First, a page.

According to the evidence-based data, when considering avoidance as one of the possible options to address the conflict within the organization, almost 100% of leaders involved refused to perceive it as a tangible solution (Wang & Wu, 2020).

Conflict Resolution Strategies: Accommodation

Frequently, the notion of conflict presupposes that one of the parties will be left at an advantage compared to other participants. Such an outcome is expected when applying the strategy of accommodation and obliging. In terms of the following strategy, one conflict party does everything to satisfy another in order to leave the disagreement behind (Lacity & Willcocks, 2017). According to the qualitative research, the application of the accommodating resolution style results in complete satisfaction of the party whose interests were prioritized, whereas the satisfaction of the other party was not 100% certain (Lacity & Willcocks, 2017). Hence, it may be concluded that accommodation is a valuable conflict resolution tool only in cases when one of the parties is willing to sacrifice something in order to end the disagreement, and this decision should not be imposed.

Conflict Resolution Strategies: Compromise

The notion of compromise has always been associated with something positive, as it implies obtaining beneficial outcomes as a result of cooperation or even sacrifice. When speaking of compromise as a conflict resolution strategy, it stands for cooperation aimed at balancing negative and positive outcomes of the situation (Lacity & Willcocks, 2017). In fact, while this strategy seems relatively utopian, its application requires a presence of a complex conflict that would inevitably result in some complications. Thus, in such a way, the complications may be mitigated by common effort. For example, according to the analysis of case studies related to outsourcing in business, no participants employed the compromising strategy due to the issues being manageable enough to avoid any negative outcomes (Lacity & Willcocks, 2017).

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Conflict Resolution Strategies: Competition

While previous strategies were describing either a neutral or positive attitude towards conflict resolution, the notion of competition presupposes rather an aggressive perception of the disagreement. In fact, this strategy describes the behavioral pattern during which one of the parties tries to benefit from the situation at the expense of other conflict participants by ignoring their interests completely (Lacity & Willcocks, 2017).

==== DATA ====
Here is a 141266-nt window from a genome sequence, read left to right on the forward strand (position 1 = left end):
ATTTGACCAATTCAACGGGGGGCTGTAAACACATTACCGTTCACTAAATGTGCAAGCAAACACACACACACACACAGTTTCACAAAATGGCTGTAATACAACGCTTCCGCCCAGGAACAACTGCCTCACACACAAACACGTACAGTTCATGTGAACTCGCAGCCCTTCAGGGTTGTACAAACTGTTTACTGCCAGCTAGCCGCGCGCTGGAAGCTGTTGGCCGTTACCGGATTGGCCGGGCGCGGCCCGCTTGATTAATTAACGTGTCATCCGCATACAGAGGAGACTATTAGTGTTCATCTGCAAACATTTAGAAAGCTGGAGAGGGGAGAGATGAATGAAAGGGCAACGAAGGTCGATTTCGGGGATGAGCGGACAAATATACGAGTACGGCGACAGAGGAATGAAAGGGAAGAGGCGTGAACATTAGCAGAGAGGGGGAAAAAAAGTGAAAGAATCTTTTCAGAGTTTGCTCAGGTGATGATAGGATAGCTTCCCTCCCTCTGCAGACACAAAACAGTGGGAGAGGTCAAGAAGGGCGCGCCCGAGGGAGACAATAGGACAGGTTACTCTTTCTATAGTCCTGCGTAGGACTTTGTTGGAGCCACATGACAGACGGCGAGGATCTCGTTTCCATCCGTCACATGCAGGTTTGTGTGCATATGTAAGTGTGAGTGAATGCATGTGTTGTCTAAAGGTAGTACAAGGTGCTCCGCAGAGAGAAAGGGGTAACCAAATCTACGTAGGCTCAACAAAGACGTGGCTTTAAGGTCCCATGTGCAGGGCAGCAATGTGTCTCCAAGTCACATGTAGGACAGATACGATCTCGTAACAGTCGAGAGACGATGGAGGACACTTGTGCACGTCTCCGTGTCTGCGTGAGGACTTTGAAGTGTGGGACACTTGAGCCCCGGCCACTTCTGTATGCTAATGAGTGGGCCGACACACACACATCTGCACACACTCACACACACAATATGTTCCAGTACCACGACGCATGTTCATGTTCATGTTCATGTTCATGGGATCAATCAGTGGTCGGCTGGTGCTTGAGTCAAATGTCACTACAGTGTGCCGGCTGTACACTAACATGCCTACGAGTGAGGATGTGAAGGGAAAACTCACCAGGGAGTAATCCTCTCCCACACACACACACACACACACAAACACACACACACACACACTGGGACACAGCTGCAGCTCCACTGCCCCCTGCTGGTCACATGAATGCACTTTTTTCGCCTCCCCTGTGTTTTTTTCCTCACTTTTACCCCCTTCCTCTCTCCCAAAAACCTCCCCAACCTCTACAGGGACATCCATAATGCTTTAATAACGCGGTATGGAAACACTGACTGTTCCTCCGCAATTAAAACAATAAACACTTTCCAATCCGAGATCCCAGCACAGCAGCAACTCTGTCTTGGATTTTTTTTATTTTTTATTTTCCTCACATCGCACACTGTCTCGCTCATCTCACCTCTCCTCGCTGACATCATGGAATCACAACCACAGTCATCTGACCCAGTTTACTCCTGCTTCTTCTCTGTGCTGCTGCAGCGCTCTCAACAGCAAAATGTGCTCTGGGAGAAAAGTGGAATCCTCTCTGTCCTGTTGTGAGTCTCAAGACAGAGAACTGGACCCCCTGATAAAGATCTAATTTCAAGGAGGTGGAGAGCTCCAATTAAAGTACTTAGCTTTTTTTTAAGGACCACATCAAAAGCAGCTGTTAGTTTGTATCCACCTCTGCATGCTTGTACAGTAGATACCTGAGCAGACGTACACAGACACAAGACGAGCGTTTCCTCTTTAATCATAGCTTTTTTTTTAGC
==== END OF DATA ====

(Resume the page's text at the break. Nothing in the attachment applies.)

Frequently, the desire to obtain maximum benefit results in no one being satisfied with the outcome due to a lack of rational assessment of the conflict environment. For example, in a case study where two partners had a dispute over their profit share, no party was pleased with the solution (Lacity & Willcocks, 2017). Thus, the competitive strategy, although existing within the conflict resolution paradigm, should not be considered as relevant in the context of the modern working environment.

Conflict Resolution Strategies: Collaboration

Finally, one of the most beneficial and promising means of conflict mitigation is collaboration. The concept implies both parties of the conflict working together towards finding the solution that satisfies the needs of both sides (Lacity & Willcocks, 2017). Unlike compromise, which is frequently miscomprehended as a synonymous strategy, collaboration encompasses joint activity rather than reaching an agreement. Empirical data demonstrates that every time collaboration was employed to resolve a dispute, both parties felt extremely satisfied with the outcomes (Lacity & Willcocks, 2017). Hence, considering all the aforementioned data, it may be concluded that collaboration is considered the best way to address and resolve any disagreement within a working environment.

Conflict Resolution Strategies: Switch

Unquestionably, applying a specific strategy in terms of conflict resolution is beneficial in terms of the definition of the framework. However, in some cases, in the course of resolution, the chosen approach does not secure the desired outcome due to the modifications in the parties’ perception of the situation or the external factors impacting the dispute. Thus, in order to comply with the desired outcome, leaders often decide to switch between the approaches (Lacity & Willcocks, 2017). For example, some conflicts, initially perceived as the ones demanding compromise and collaboration, maybe avoided or accommodated to the environment over time. However, while switching strategies is sometimes encouraged, manipulations leading to the situation deterioration should be excluded from consideration.